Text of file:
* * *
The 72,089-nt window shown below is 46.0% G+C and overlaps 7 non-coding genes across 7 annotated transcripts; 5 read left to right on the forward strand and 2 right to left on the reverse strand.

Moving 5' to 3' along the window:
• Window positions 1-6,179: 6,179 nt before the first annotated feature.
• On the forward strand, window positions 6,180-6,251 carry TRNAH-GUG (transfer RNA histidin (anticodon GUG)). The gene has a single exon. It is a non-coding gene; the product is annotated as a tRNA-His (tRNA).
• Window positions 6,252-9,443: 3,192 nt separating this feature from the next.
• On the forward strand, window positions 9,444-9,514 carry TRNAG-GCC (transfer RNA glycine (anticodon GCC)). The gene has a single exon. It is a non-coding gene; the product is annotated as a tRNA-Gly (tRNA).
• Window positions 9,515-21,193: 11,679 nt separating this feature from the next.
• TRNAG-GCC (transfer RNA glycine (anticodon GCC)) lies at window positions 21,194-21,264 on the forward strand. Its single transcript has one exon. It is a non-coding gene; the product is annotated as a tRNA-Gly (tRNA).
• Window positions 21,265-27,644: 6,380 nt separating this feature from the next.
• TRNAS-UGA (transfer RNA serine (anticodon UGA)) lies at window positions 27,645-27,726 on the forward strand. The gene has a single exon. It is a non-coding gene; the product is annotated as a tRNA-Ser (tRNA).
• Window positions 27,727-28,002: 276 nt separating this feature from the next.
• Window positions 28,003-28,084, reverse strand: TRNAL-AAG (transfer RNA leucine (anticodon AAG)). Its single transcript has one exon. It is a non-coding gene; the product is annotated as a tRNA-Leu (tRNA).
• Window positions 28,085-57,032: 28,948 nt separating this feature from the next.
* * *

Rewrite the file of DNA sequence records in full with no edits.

The 72,089-nt window shown below is 46.0% G+C and overlaps 7 non-coding genes across 7 annotated transcripts; 5 read left to right on the forward strand and 2 right to left on the reverse strand.

Moving 5' to 3' along the window:
• Window positions 1-6,179: 6,179 nt before the first annotated feature.
• On the forward strand, window positions 6,180-6,251 carry TRNAH-GUG (transfer RNA histidin (anticodon GUG)). The gene has a single exon. It is a non-coding gene; the product is annotated as a tRNA-His (tRNA).
• Window positions 6,252-9,443: 3,192 nt separating this feature from the next.
• On the forward strand, window positions 9,444-9,514 carry TRNAG-GCC (transfer RNA glycine (anticodon GCC)). The gene has a single exon. It is a non-coding gene; the product is annotated as a tRNA-Gly (tRNA).
• Window positions 9,515-21,193: 11,679 nt separating this feature from the next.
• TRNAG-GCC (transfer RNA glycine (anticodon GCC)) lies at window positions 21,194-21,264 on the forward strand. Its single transcript has one exon. It is a non-coding gene; the product is annotated as a tRNA-Gly (tRNA).
• Window positions 21,265-27,644: 6,380 nt separating this feature from the next.
• TRNAS-UGA (transfer RNA serine (anticodon UGA)) lies at window positions 27,645-27,726 on the forward strand. The gene has a single exon. It is a non-coding gene; the product is annotated as a tRNA-Ser (tRNA).
• Window positions 27,727-28,002: 276 nt separating this feature from the next.
• Window positions 28,003-28,084, reverse strand: TRNAL-AAG (transfer RNA leucine (anticodon AAG)). Its single transcript has one exon. It is a non-coding gene; the product is annotated as a tRNA-Leu (tRNA).
• Window positions 28,085-57,032: 28,948 nt separating this feature from the next.